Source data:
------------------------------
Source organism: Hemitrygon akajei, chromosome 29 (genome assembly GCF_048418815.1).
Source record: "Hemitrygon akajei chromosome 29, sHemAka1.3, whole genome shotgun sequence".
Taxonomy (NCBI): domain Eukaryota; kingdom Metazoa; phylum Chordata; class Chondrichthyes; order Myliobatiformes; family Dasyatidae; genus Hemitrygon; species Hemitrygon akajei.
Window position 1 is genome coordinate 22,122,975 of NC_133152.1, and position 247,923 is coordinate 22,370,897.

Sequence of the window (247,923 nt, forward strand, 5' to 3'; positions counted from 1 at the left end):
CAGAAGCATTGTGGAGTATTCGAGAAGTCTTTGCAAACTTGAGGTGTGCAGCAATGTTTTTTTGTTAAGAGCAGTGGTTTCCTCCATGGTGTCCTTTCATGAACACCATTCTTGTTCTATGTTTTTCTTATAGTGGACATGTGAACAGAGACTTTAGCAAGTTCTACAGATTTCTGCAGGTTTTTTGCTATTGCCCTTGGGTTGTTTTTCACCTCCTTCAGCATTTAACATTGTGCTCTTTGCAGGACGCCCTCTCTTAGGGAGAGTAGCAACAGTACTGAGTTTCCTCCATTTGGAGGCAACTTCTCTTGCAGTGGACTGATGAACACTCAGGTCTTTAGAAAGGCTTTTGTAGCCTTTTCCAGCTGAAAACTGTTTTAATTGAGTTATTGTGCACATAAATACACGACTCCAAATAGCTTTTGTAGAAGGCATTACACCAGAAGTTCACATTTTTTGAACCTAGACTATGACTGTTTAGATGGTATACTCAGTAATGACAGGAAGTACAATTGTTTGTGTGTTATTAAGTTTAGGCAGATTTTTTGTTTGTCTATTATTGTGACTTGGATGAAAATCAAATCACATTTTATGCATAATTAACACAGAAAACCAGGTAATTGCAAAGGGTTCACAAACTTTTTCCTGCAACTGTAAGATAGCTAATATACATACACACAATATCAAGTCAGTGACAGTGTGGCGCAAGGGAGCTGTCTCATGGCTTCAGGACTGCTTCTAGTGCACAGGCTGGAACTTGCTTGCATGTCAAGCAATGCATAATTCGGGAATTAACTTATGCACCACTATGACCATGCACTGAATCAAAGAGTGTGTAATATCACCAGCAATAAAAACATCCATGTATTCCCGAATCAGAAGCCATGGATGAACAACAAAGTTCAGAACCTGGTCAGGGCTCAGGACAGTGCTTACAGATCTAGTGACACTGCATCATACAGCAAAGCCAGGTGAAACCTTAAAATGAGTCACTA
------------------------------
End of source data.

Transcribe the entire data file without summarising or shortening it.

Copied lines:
Source organism: Hemitrygon akajei, chromosome 29 (genome assembly GCF_048418815.1).
Source record: "Hemitrygon akajei chromosome 29, sHemAka1.3, whole genome shotgun sequence".
Taxonomy (NCBI): domain Eukaryota; kingdom Metazoa; phylum Chordata; class Chondrichthyes; order Myliobatiformes; family Dasyatidae; genus Hemitrygon; species Hemitrygon akajei.
Window position 1 is genome coordinate 22,122,975 of NC_133152.1, and position 247,923 is coordinate 22,370,897.

Sequence of the window (247,923 nt, forward strand, 5' to 3'; positions counted from 1 at the left end):
CAGAAGCATTGTGGAGTATTCGAGAAGTCTTTGCAAACTTGAGGTGTGCAGCAATGTTTTTTTGTTAAGAGCAGTGGTTTCCTCCATGGTGTCCTTTCATGAACACCATTCTTGTTCTATGTTTTTCTTATAGTGGACATGTGAACAGAGACTTTAGCAAGTTCTACAGATTTCTGCAGGTTTTTTGCTATTGCCCTTGGGTTGTTTTTCACCTCCTTCAGCATTTAACATTGTGCTCTTTGCAGGACGCCCTCTCTTAGGGAGAGTAGCAACAGTACTGAGTTTCCTCCATTTGGAGGCAACTTCTCTTGCAGTGGACTGATGAACACTCAGGTCTTTAGAAAGGCTTTTGTAGCCTTTTCCAGCTGAAAACTGTTTTAATTGAGTTATTGTGCACATAAATACACGACTCCAAATAGCTTTTGTAGAAGGCATTACACCAGAAGTTCACATTTTTTGAACCTAGACTATGACTGTTTAGATGGTATACTCAGTAATGACAGGAAGTACAATTGTTTGTGTGTTATTAAGTTTAGGCAGATTTTTTGTTTGTCTATTATTGTGACTTGGATGAAAATCAAATCACATTTTATGCATAATTAACACAGAAAACCAGGTAATTGCAAAGGGTTCACAAACTTTTTCCTGCAACTGTAAGATAGCTAATATACATACACACAATATCAAGTCAGTGACAGTGTGGCGCAAGGGAGCTGTCTCATGGCTTCAGGACTGCTTCTAGTGCACAGGCTGGAACTTGCTTGCATGTCAAGCAATGCATAATTCGGGAATTAACTTATGCACCACTATGACCATGCACTGAATCAAAGAGTGTGTAATATCACCAGCAATAAAAACATCCATGTATTCCCGAATCAGAAGCCATGGATGAACAACAAAGTTCAGAACCTGGTCAGGGCTCAGGACAGTGCTTACAGATCTAGTGACACTGCATCATACAGCAAAGCCAGGTGAAACCTTAAAATGAGTCACTA